Fast-forward to the date of Wednesday, August 6, 2014—the week of the trip had finally arrived. After spending the first day settling in and getting to know the other volunteers, the students were then immediately thrust into a busy second day of preparing medication for the rest of the week. Supplies were organized, pills were counted, and medicines were sorted into individual packages. As student pharmacists, the knowledge and skills that were gained during their time in pharmacy school greatly helped them in their situation. According to Chan, her familiarity with drug names and functions was able to help her “quickly identify where the drugs are located and what the drugs were used for.” She said that the work she did was also a learning experience in itself since “the medications were in Spanish, so some of the medications varied from the ones we saw here in the states.”Honduras_creek_resized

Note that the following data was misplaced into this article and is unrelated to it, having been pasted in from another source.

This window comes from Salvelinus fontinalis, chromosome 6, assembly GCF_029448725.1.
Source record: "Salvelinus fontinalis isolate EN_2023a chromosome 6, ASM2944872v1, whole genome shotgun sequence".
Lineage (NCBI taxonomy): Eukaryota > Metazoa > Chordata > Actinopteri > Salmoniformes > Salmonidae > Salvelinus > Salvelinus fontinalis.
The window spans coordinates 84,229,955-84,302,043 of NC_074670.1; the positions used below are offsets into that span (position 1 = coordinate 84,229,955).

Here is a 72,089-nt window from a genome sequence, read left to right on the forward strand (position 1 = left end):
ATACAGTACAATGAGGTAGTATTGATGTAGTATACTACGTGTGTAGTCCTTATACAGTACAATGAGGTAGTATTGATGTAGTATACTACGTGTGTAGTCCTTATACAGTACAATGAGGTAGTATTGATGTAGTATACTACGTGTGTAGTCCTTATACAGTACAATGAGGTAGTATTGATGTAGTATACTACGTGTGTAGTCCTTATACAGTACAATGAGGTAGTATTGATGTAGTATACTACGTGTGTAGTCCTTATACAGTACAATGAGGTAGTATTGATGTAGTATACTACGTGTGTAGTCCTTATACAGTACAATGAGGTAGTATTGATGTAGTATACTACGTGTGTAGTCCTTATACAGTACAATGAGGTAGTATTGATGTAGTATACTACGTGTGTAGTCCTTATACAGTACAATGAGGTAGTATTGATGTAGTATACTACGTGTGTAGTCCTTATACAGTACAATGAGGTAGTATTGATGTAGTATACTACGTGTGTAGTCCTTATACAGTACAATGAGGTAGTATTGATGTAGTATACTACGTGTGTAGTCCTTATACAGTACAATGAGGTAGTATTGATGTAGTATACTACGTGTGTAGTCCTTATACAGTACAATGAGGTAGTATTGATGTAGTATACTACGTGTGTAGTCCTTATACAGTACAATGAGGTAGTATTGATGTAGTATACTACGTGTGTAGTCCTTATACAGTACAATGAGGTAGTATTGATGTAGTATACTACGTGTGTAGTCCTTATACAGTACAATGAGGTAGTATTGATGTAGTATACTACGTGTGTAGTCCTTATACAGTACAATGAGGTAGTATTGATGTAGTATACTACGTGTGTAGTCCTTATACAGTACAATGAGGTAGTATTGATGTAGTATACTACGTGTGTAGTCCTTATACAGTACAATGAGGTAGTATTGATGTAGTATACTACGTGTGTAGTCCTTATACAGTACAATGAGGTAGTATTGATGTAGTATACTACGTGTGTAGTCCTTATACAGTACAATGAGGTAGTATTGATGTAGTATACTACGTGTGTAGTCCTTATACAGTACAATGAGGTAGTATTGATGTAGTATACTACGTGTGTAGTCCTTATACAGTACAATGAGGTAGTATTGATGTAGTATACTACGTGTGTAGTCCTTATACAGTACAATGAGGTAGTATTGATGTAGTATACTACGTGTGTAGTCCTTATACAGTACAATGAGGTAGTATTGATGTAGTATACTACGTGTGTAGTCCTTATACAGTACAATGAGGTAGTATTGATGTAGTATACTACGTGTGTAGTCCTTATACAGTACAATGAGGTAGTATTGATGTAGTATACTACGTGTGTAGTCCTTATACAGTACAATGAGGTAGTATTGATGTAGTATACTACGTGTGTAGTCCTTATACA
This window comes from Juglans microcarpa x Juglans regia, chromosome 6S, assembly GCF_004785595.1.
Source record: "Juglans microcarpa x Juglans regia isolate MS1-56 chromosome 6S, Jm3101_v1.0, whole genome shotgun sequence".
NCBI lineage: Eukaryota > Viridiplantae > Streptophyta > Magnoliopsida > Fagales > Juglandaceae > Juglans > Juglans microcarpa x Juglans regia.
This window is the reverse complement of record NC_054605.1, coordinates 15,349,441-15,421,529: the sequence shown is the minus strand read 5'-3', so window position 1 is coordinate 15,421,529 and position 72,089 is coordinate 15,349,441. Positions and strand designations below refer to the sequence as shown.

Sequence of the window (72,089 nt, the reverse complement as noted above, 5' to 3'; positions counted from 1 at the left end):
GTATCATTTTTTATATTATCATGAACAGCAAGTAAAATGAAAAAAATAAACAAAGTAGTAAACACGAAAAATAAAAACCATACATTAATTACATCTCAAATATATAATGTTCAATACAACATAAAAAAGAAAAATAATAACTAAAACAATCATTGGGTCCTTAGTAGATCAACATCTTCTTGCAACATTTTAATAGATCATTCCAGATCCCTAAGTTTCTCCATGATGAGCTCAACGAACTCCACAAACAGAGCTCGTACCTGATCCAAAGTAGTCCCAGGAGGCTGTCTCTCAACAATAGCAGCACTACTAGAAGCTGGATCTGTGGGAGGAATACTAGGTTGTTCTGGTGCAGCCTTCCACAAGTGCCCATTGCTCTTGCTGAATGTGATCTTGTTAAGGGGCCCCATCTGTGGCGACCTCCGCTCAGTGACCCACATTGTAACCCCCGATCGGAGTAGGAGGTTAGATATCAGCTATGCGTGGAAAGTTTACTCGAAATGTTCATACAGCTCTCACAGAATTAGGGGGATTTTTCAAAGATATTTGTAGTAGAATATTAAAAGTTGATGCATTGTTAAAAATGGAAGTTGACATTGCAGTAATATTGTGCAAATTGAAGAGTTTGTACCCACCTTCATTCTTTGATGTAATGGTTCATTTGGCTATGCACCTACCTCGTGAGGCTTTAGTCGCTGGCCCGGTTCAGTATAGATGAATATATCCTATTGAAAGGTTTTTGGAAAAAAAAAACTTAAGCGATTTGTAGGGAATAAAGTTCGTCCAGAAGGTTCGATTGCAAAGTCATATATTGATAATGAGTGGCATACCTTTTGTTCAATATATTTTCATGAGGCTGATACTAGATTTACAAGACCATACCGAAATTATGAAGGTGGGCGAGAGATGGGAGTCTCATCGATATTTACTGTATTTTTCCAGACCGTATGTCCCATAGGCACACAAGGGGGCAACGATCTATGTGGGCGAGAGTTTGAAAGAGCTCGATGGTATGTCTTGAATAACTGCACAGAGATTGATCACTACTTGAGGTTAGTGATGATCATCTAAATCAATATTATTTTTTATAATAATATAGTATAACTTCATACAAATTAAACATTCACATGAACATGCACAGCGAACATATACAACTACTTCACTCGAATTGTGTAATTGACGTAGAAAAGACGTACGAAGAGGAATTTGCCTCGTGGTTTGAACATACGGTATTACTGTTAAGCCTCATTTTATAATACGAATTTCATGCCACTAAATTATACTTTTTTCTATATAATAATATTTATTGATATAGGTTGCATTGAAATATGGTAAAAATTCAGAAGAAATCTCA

The next three days of the trip were medical clinic days that allowed student volunteers to directly interact with the patients. Clinic days included triage, where patients would see a board of students and translators and tell them about any symptoms or ailments they had before they were referred to either a doctor or dentist. Students also asked the patients a series of questions (height, weight, blood pressure, family medical history, etc.) in order to obtain and record general background information. Children’s charla—where volunteers taught children the importance of maintaining oral hygiene by providing free toothbrushes and toothpaste and by teaching them a song to more easily help them remember how to brush, as well as adult charla, where patients were taught basic hygiene habits, were also a part of clinic days. Numerous patients walked for miles and lined up for hours just for these medical services and Chang said that when he found out that “in just three days of clinic, we managed to serve 1,046 patients with just 42 students, it was actually quite humbling to know that a small group like us could make such a great impact on a huge community.”